With the rules of the derby being changed last year back to just eight players, and with hitters going up against a clock instead of ten outs, many baseball fans had a negative reaction to the change, but I truly liked it. I feel that it made things more fun to watch overall, and should do so again this time around. This year, the derby is taking place at Petco Park in San Diego. Not known as a hitters’ park, it should be interesting to see how the derby goes, but the players I chose each have no trouble hitting a ball out of any ballpark.
I picked my players based on four specific chriteria per league: I chose the current league leader, a rookie, an under-the-radar power hitter, and a personal selection. By choosing guys with a lot of power, but also by selecting a wide range of players, I think the players I went with for the American League and National League would make for a fantastic 2016 Home Run Derby.
Mark Trumbo: After having a somewhat subpar season by his standards in 2015, Trumbo has exploded back onto the scene this season, becoming the first player to reach the 20-homer mark in early June. Having the most home runs in the American League, in addition to his tremendous power and ability to hit numerous blasts, Trumbo was the easiest pick of the American League half of things.
Nomar Mazara: This time last year, the majority of baseball fans had never even heard of Nomar Mazara. However, more and more fans are hearing of him now. Mazara holds unbelievable power, and should have the platform to show it off at the home run derby this year. Being a rookie, it would certainly bring interest into the derby, as fans look to see how the young star-in-the-making fares.
Khris Davis: Baltimore’s Chris Davis has been known for his power for quite some time now, but the Athletics’ own Khris Davis (with a ‘K’) isn’t far behind in that department. Originally a member of the Brewers, Davis has been on a tear ever since switching teams, and has shown off his power on numerous occasions this season. I feel that he needs to be one of the players in the derby this year.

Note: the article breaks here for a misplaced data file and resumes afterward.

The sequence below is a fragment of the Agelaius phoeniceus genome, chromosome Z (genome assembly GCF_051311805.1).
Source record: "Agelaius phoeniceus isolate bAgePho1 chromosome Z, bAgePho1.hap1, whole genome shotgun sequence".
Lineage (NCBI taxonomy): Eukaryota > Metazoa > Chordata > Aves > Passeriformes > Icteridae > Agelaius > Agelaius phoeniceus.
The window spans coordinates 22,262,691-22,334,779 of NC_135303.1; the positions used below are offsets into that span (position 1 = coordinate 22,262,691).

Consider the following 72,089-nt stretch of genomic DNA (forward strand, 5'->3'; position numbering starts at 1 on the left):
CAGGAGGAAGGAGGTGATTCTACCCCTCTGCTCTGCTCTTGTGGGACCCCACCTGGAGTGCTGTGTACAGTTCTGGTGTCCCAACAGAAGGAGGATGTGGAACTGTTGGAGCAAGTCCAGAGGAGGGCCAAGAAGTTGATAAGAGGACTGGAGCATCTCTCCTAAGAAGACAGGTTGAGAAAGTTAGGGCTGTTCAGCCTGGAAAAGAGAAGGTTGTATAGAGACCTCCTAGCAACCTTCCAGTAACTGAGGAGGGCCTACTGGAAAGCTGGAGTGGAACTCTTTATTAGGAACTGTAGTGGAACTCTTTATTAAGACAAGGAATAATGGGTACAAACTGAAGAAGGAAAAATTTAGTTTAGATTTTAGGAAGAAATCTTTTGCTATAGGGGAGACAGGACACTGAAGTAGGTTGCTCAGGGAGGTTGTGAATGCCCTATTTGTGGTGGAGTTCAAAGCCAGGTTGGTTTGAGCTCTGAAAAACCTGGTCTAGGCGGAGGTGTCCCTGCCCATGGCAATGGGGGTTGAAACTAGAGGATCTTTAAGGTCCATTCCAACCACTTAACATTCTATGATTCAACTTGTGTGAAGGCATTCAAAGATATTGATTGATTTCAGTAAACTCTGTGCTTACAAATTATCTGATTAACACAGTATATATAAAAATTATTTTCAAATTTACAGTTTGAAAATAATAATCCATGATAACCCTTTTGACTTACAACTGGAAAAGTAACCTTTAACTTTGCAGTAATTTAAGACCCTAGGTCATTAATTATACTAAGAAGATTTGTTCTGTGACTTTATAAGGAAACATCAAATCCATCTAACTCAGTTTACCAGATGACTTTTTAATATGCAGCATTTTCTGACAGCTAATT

Nelson Cruz: There are a lot of different ways this pick could have gone, and I spent a great amount of time debating it in my mind, but I wound up landing on Cruz. Known simply as the ‘Boomstick’, Cruz carries a ton of power in his bat, and would be some major competition for the National League side to compete with. Playing his home games at Safeco Field, Cruz is used to hitting at pitcher-friendly parks, and would do well at Petco.
Nolan Arenado: There’s no doubt that Arenado has power to burn, tying for the most homers in all of baseball last season with 42, and well on his way to reaching that mark yet again. By playing in Colorado, Arenado doesn’t get the attention that he would if he were to be playing in a larger market, but he’s leading the National League in homers yet again and it would be a disservice to the event if Arenado didn’t participate.
Corey Seager: When Corey Seager came up at the final portion of last season and put on a hitting show, you could immediately tell that all of the hype was warranted, which hasn’t always been the case historically. This season, he’s done nothing but improve upon that hype, in this still his rookie year. Having a three-homer game earlier this season, the power is definitely there for Seager, and I think he’d do well in the derby.
Wil Myers: Injuries have plagued Myers over the course of his career, but without putting a jinx on him, it looks like Myers in on the verge of a major breakout season. Although he was once a consensus top-five prospect, I don’t feel he’s getting the attention he deserves. The derby would allow for that, in addition to his participation giving the hometown fans someone to root for, like Todd Frazier in Cincinnati last year.
Yoenis Cespedes: A home run derby without Cespedes just wouldn’t be the same after seeing what he’s capable of in previous derby spectacles. For that reason, I chose him as my fourth pick to take part in the derby. While Cespedes has struggled at time this season following a red hot start, he has the ability to put on an absolute show for both number of homers and distance in which he hits them, making him worthy of selection.
So, those are my picks for who I’d like to see in the 2016 Home Run Derby down at Petco Park on July 11th. Odds are that not all of them will be selected, but I truly hoped the majority of them are in the derby. It would make the Home Run Derby very exciting to watch, in my opinion.